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Life/career advice needed (Getting a Masters degree)

Post in 'DIY and General non-hearth advice' started by Badfish740, Oct 4, 2013.

  1. festerw

    festerw Member

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    Must be going around, a couple weeks ago my wife backed her Grand Cherokee into the fender of my Wrangler
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  2. flyingcow

    flyingcow Minister of Fire

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    How about "point and click" shopping?
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  3. jharkin

    jharkin Minister of Fire

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    I can walk to the local hardware store,no need to drive to the box :)
  4. Swedishchef

    Swedishchef Minister of Fire

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    Don't wanna jack the thread but....I am in a town of 7500 people and it's the largest town for 250 miles. God bless internet shopping and free shipping. And GOd Bless me getting a transfer next year!!

    Now go get that Masters!!!
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  5. woodgeek

    woodgeek Minister of Fire

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    My wife wanted to avoid driving over the newspaper in our driveway, and ended up with a deep 6' long scratch the length of our car from the metal mailbox.

    The newspaper is fine. :confused:
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  6. woodgeek

    woodgeek Minister of Fire

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    The local ChemE's are getting 80-90k jobs out of their bachelors.
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  7. Elle

    Elle Member

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    I just finished a masters and I am " a little" older than you lol. A masters is an expensive degree! The reason I decided to go for a masters was to be able to be self employed. I can become a licensed counselor and have a private practice. That is my ultimate goal and the only reason I would get a masters later in life- to work for myself not for someone else.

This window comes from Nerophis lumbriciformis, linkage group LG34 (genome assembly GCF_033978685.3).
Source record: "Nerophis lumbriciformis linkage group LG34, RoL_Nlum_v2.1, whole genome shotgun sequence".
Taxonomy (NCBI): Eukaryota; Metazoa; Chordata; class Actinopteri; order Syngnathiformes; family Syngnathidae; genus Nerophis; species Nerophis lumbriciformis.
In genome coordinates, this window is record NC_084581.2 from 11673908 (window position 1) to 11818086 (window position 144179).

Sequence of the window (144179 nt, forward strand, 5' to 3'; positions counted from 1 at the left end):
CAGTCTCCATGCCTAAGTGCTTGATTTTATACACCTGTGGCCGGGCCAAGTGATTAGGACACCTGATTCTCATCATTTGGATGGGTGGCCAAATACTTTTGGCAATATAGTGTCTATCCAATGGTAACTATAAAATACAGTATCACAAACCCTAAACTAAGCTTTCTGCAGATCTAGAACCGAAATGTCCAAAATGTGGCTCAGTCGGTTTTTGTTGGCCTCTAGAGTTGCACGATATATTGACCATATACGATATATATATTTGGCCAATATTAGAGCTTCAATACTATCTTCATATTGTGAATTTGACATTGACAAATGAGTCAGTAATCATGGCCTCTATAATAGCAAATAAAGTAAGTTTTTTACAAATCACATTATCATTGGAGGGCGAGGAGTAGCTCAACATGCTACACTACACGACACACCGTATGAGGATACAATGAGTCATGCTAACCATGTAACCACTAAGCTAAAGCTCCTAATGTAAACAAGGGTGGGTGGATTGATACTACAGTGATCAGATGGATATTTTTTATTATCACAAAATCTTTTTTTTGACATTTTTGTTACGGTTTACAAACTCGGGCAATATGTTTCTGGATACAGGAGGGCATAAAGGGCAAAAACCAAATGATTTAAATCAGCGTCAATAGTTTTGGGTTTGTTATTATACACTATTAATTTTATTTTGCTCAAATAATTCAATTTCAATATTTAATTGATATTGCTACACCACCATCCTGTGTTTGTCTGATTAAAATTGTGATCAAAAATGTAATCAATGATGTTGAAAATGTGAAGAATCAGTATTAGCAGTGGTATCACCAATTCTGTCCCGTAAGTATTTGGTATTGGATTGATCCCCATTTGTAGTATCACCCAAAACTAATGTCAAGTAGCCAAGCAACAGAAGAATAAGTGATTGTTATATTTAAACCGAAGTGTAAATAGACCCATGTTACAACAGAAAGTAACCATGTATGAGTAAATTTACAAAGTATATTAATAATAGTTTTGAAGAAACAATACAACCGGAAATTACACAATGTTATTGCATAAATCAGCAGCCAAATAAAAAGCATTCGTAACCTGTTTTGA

Is there a reason you can't do what you want to with you current degree?
  8. Elle

    Elle Member

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    I don't know how to edit from the app so another post.

    I did not get one question about any gap in work while on school. Anyone who has gone thru a graduate program knows it is a lot of work and it is hard to so both a full time job and school. I would not let that deter me. You can always learn something you can apply in your field from any job- even packing for UPS. It gives you more perspective than someone who has never had that job.

    If you can afford it. Go for it. Those letters after the name are nice. I'm letting someone else pay for the PhD tho lol
  9. Hearth Mistress

    Hearth Mistress Minister of Fire

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    Ok, well I feel the need to chime in, I read a lot of the posts and skimmed the rest. As an mid level executive at a fortune 500 company managing over 100 people all over the US, I never finished college but don't regret it either, any more anyway.

    I was fortunate to have a one on one meeting with the former CEO of my company as part of a "early in career" leadership program a few years back. I had only been in my role about a year and was scared to death going into the meeting. When we got to the questions about my education, I squirmed and explained I never finished college but started listing all of my other accomplishments. He interrupted me to let me know he never finished either, dropped out his sophomore year, never went back, no regrets. He values "real life" experience over college any day. I then realized that even my peers, that had their BAs and Masters were not working in their field anyway. Changed the way I looked at it from that day on. I hire people based on their overall abilities, skill sets and experience. I don't worry about gaps either, they usually can explain them. As someone else posted, it is way more of an issue to me if they have job after job every few years. Not saying that's the way it should be but that's the way it is for me.

    So, only you can make the decision, however, I'm not buying the job market is flat. I get at least 3 job posting a day from ladders.com, people are hiring but you need to market yourself and your skills. My background is in printing, not mail and mailroom operations but my multi unit management skills can be applied in any industry, just had to look outside the box.